We have published a scientific article titled Topological complexity of molecules in theprestigious publication Encyclopedia of Complexity and Systems Science, which provides an authoritative single source for understanding and applying the concepts of complexity theory together with the tools and measures for analyzing complex systems in all fields of science and engineering. This unique work will extend the influence of complexity and system science to a much wider audience than has been possible to date.
The second CHARMM paper was published. CHARMM is a computer program for macromolecular simulations mainly in the biochemistry field, but it is often a suitable tool in the new material research and other fields where the methods of computational chemistry are used to explain natural phenomena. The program is highly versatile and contains a large set of computational tools using force fields on the atomic or coarse grain levels. It is interfaced with several major ab intio quantum program packages so it is well suited to study enzyme reactions mechanisms by QM/MM methods.
Molecular dynamics simulations of cholesterol/sphingomyelin bilayers revealed structural features involved in formation of the liquid-ordered phase. The threshold cholesterol concentration at which the transition from the liquid-disordered phase to the liquid-ordered phase appears is approximately 30 mol %, which is in agreement with the experimental results. Hydrogen bonding was found to be important in the formation of the liquid-ordered phase. Our results suggest that cholesterol/sphingomyelin mixing below critical concentration is entropy driven, while above 30 mol % it is enthalpy-driven.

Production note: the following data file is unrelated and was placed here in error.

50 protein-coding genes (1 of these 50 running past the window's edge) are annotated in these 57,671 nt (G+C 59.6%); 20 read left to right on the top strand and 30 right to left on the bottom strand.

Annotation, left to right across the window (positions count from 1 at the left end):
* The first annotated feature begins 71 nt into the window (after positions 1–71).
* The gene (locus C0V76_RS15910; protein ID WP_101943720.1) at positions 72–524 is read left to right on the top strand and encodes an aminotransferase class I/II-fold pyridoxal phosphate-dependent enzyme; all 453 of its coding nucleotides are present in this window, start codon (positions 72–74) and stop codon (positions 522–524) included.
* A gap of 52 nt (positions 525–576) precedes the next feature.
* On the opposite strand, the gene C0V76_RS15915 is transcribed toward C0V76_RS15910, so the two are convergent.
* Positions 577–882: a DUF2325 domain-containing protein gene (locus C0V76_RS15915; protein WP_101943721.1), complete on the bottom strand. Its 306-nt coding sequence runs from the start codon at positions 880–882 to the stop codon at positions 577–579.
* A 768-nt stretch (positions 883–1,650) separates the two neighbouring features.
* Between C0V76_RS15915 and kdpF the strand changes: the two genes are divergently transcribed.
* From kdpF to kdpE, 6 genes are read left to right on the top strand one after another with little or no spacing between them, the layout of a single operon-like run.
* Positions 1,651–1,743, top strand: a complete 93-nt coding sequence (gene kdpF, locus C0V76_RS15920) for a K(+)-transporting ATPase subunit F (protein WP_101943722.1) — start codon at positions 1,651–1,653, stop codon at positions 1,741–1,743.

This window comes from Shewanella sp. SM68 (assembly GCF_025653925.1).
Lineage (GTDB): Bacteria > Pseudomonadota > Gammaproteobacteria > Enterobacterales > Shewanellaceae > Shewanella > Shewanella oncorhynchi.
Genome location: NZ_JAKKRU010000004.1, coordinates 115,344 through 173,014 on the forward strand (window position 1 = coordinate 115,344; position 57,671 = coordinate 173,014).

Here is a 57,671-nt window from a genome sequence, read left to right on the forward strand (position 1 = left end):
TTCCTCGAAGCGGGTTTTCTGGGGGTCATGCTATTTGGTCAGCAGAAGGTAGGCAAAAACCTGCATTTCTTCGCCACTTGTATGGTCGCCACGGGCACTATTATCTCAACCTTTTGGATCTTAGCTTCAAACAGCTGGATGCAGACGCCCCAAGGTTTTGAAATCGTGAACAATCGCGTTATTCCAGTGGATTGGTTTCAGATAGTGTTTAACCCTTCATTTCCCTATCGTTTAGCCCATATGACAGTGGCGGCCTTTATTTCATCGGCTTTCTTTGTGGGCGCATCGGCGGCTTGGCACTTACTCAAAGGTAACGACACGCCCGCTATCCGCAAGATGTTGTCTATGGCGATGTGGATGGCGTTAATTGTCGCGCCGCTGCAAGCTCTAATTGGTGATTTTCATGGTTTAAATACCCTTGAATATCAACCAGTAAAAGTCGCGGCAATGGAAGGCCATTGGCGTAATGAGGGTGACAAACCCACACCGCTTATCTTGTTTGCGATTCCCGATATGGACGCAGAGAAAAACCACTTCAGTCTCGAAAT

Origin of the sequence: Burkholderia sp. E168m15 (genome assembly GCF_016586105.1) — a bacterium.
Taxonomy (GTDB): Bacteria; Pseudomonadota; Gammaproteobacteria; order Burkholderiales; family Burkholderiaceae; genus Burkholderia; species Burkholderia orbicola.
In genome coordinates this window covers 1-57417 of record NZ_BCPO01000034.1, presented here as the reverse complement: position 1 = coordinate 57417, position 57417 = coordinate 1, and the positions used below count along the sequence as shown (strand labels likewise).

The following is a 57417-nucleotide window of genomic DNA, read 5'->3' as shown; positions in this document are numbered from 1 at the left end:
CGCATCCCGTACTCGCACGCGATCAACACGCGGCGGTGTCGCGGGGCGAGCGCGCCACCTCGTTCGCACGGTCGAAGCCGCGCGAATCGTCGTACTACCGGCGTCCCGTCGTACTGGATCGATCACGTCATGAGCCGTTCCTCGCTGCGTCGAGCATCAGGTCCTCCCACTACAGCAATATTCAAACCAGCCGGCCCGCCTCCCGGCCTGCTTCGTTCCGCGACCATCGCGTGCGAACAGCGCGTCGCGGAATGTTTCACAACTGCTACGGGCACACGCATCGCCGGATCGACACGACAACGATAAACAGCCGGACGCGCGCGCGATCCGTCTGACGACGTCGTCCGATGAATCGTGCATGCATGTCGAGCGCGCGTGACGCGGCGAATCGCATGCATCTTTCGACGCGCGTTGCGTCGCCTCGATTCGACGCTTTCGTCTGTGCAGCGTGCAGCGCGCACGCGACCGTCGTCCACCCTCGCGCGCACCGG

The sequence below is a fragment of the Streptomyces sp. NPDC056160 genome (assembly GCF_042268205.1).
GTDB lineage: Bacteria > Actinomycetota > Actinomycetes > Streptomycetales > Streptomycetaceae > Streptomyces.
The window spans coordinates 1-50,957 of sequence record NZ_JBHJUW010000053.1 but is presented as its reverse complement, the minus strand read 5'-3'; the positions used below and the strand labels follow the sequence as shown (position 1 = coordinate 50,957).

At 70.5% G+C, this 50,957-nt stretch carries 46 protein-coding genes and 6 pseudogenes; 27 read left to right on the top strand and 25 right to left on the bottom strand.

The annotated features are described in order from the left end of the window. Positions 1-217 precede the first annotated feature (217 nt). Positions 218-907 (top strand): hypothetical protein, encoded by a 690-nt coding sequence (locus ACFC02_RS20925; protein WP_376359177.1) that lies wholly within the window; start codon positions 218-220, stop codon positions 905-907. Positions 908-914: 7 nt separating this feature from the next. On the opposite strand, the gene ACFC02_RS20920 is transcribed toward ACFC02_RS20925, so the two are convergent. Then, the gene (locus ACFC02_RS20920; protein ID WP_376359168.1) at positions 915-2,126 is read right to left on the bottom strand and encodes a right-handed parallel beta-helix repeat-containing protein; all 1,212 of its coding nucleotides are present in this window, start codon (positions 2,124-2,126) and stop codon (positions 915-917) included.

We have coupled atomistic and continuum descriptions of liquid water via a mesoscopic particle model. The triple-scale hydrodynamic solver for molecular liquids enables the insertion of large molecules into the atomistic domain through a mesoscopic region. Our multiscale approach is designed for molecular simulations of open domains with relatively large molecules, either in the grand canonical ensemble or under nonequilibrium conditions.
Kinetic analysis of guanine alkylation by aflatoxin B1 exo-8,9-epoxide, the reactive form of the hepatocarcinogen aflatoxin B1, shows the reaction to be more than 2000 times more efficient in DNA than in aqueous solution, that is with free 2'-deoxyguanosine. Thermodynamic analysis reveals AFB1 exo-8,9-epoxide intercalation as the predominant source of the observed DNA catalytic effect. However, the known exo ) endo epoxide stereospecificity of the DNA alkylation is observed even with free deoxyguanosine, as predicted beforehand by our theoretical calculations.